Nishabdham on Amazon Prime Video, with Anushka Shetty and Madhavan: A dreadful thriller

Posted on October 3, 2020


Almost everybody in Seattle seems to hail from Andhra Pradesh/Telangana… We quickly get to a point where the jaw cannot drop any lower at the awfulness on screen.

Spoilers ahead…


emant Madhukar’s Nishabdham opens on Christmas eve, in 1972, someplace near Seattle. A couple — an Asian-looking man, a Caucasian woman — is slow-dancing to music. She spills wine on her dress and goes upstairs to change. He, meanwhile, notices that the basement light has begun to flicker. He goes down to investigate. He ends up crucified to the wall. She comes down, calling for Peter. That’s his name. She soon discovers that Peter has, well, petered out. Her name is Melissa. I’m sorry I’m unable to think of wordplay that rhymes with that. She screams. She dies. It’s all because of a haunted painting in that basement, we’re told, which is that of a woman named Josephine Wood. Ooh, is that a metaphor alert? Joseph was Jesus’ father, and maybe wood implies their trade, i.e. carpentry? (It’s still night, remember. Had it been morning, wood might have meant something quite different.) Perhaps the title ties in, too? It means “silence”, and after the two deaths, it’s now a… silent night? Are we in for an Xmas-themed chiller? Will the next resident be named Carol? In her contract, will she insist on a no-ghost Claus? And despite this precaution, will she end up being garrotted by a stocking?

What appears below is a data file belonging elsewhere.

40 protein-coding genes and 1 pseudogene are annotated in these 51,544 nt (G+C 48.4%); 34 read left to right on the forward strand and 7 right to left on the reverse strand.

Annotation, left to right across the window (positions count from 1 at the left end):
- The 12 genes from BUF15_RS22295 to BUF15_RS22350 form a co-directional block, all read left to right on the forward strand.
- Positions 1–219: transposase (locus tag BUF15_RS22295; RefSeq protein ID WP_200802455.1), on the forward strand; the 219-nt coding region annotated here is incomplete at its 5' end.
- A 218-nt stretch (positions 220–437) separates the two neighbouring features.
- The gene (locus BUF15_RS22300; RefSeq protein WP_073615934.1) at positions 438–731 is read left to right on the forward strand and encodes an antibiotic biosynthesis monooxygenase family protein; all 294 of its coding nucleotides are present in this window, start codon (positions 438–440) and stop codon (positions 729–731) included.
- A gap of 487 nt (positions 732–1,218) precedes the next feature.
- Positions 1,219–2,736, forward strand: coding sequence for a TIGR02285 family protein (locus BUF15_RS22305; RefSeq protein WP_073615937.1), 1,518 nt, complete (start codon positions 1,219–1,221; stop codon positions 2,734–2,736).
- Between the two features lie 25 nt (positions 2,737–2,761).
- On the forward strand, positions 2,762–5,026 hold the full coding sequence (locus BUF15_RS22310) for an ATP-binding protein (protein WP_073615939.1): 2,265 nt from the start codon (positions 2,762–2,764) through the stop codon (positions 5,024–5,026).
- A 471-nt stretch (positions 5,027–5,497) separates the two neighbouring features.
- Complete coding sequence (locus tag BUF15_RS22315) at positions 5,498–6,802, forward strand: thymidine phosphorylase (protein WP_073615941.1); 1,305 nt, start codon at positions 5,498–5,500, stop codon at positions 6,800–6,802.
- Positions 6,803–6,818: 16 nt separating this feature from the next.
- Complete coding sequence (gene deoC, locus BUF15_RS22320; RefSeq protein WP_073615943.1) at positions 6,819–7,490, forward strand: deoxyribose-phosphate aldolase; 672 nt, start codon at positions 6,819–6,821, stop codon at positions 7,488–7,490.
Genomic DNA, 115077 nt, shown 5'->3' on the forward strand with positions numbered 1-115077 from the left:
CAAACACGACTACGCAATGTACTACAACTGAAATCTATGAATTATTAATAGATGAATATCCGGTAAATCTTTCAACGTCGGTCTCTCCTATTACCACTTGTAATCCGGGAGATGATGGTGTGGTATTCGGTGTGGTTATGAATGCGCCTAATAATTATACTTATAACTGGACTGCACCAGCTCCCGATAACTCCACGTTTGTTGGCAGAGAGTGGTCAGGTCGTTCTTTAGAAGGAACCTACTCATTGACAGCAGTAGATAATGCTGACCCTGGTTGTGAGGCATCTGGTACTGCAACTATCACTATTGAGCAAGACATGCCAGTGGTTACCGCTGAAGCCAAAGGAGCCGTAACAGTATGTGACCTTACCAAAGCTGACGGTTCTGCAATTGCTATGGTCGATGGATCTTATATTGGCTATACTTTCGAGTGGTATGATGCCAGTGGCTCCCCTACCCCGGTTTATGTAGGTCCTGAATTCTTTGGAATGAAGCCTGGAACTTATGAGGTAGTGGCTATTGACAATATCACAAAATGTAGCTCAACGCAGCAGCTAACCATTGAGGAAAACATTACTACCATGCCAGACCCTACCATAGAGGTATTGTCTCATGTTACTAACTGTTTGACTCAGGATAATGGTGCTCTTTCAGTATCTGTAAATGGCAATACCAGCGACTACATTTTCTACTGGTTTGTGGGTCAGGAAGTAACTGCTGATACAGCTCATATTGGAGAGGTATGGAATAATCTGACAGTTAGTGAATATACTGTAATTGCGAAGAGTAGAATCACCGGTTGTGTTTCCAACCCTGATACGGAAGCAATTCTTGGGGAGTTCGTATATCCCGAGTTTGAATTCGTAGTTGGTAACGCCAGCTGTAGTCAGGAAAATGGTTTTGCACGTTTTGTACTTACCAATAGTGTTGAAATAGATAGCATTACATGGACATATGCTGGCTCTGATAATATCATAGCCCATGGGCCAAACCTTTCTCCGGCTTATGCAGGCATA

No, alas! The Christmassy opening has as much to do with the film as that title. There is no silence in this film, either. Or maybe the title is really a warning. After all, we do have this delightful Sanskrit proverb about flatulence: Dhuram bhuram bhayam naasti / Nishabdham prana sankatam! (Do not fear the loud ones / The silent ones are the killers.) There’s a killer in Nishabdham, sure. Plus, the film stinks to high heaven. Anushka Shetty plays a deaf-mute artist named Sakshi. I suspect the character wasn’t originally written as differently abled. But the actress — after the script narration — must have forced this development. I had to hear these lines? And now, I have to say them? The sheer shock probably turned her deaf-mute for the duration of the shoot. I’ll give you a sample. A man named Poorna Chandra Rao decides to Anglicise himself as Full Moon Rao. You’d want to turn deaf-mute, too.

I started watching the film in Tamil and began to fear the onset of deaf-mute-ness myself. The lines are in queasy-making Tanglish, like “Adhu oru pei veedaa popular aachu” and “Ungalukku thevayaana Josephine Wood painting indha haunted house la dhaan irukku.” And I discovered a major advantage of the OTT ecosystem: the multiple languages. I quickly switched to the Telugu version. The lines there are probably lousy, too — but at least, due to my relative unfamiliarity with the language, there’s less likelihood of, um, prana sankatam. Still, there’s no escaping the English lines. A cop with a limp enters a scene of crime. A cordoned-off reporter asks his colleague why this cop walks that way. She answers, instantly, “He got shot in the line of duty, in the year 2010.” Lady, is your name Alexa?